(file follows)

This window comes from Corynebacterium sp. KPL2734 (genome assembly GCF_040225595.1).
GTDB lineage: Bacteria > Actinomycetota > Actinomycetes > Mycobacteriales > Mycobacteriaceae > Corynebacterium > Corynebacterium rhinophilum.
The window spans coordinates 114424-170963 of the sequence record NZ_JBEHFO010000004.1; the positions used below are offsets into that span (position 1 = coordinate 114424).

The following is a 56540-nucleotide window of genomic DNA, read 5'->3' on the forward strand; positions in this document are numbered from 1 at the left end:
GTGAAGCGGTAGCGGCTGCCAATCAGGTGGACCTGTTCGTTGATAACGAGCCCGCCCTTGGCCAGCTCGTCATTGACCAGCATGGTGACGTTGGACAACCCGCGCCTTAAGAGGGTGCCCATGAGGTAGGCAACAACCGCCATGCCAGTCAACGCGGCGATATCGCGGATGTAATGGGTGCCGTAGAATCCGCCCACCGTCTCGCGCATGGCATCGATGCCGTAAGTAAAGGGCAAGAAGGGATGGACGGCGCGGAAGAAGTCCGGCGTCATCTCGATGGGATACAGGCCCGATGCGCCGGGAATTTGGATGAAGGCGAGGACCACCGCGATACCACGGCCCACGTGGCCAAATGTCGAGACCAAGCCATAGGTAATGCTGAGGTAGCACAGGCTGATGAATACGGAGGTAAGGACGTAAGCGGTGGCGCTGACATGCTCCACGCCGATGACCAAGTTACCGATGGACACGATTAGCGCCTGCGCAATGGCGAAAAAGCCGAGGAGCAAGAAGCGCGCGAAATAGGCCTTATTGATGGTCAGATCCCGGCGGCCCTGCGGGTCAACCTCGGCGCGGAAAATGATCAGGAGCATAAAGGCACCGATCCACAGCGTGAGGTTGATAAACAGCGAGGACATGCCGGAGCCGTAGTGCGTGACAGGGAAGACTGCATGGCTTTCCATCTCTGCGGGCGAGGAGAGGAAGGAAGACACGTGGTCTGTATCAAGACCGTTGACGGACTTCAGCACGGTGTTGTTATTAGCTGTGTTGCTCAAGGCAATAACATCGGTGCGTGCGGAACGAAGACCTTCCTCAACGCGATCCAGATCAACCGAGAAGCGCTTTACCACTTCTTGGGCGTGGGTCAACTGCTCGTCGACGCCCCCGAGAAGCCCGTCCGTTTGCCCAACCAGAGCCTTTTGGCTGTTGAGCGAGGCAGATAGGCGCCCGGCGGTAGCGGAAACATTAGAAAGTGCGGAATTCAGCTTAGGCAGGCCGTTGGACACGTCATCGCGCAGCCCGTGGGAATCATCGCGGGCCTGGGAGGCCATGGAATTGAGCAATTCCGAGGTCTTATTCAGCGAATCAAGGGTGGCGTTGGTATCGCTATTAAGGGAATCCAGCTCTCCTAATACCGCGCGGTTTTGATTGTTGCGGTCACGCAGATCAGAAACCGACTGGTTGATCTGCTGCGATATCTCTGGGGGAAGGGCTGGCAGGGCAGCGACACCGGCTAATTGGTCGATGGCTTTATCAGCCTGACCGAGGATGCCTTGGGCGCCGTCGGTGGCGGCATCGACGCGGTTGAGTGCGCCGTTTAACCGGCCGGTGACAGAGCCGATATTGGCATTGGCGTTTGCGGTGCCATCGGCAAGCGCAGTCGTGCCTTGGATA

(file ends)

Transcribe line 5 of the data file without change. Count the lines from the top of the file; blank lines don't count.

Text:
GTGAAGCGGTAGCGGCTGCCAATCAGGTGGACCTGTTCGTTGATAACGAGCCCGCCCTTGGCCAGCTCGTCATTGACCAGCATGGTGACGTTGGACAACCCGCGCCTTAAGAGGGTGCCCATGAGGTAGGCAACAACCGCCATGCCAGTCAACGCGGCGATATCGCGGATGTAATGGGTGCCGTAGAATCCGCCCACCGTCTCGCGCATGGCATCGATGCCGTAAGTAAAGGGCAAGAAGGGATGGACGGCGCGGAAGAAGTCCGGCGTCATCTCGATGGGATACAGGCCCGATGCGCCGGGAATTTGGATGAAGGCGAGGACCACCGCGATACCACGGCCCACGTGGCCAAATGTCGAGACCAAGCCATAGGTAATGCTGAGGTAGCACAGGCTGATGAATACGGAGGTAAGGACGTAAGCGGTGGCGCTGACATGCTCCACGCCGATGACCAAGTTACCGATGGACACGATTAGCGCCTGCGCAATGGCGAAAAAGCCGAGGAGCAAGAAGCGCGCGAAATAGGCCTTATTGATGGTCAGATCCCGGCGGCCCTGCGGGTCAACCTCGGCGCGGAAAATGATCAGGAGCATAAAGGCACCGATCCACAGCGTGAGGTTGATAAACAGCGAGGACATGCCGGAGCCGTAGTGCGTGACAGGGAAGACTGCATGGCTTTCCATCTCTGCGGGCGAGGAGAGGAAGGAAGACACGTGGTCTGTATCAAGACCGTTGACGGACTTCAGCACGGTGTTGTTATTAGCTGTGTTGCTCAAGGCAATAACATCGGTGCGTGCGGAACGAAGACCTTCCTCAACGCGATCCAGATCAACCGAGAAGCGCTTTACCACTTCTTGGGCGTGGGTCAACTGCTCGTCGACGCCCCCGAGAAGCCCGTCCGTTTGCCCAACCAGAGCCTTTTGGCTGTTGAGCGAGGCAGATAGGCGCCCGGCGGTAGCGGAAACATTAGAAAGTGCGGAATTCAGCTTAGGCAGGCCGTTGGACACGTCATCGCGCAGCCCGTGGGAATCATCGCGGGCCTGGGAGGCCATGGAATTGAGCAATTCCGAGGTCTTATTCAGCGAATCAAGGGTGGCGTTGGTATCGCTATTAAGGGAATCCAGCTCTCCTAATACCGCGCGGTTTTGATTGTTGCGGTCACGCAGATCAGAAACCGACTGGTTGATCTGCTGCGATATCTCTGGGGGAAGGGCTGGCAGGGCAGCGACACCGGCTAATTGGTCGATGGCTTTATCAGCCTGACCGAGGATGCCTTGGGCGCCGTCGGTGGCGGCATCGACGCGGTTGAGTGCGCCGTTTAACCGGCCGGTGACAGAGCCGATATTGGCATTGGCGTTTGCGGTGCCATCGGCAAGCGCAGTCGTGCCTTGGATA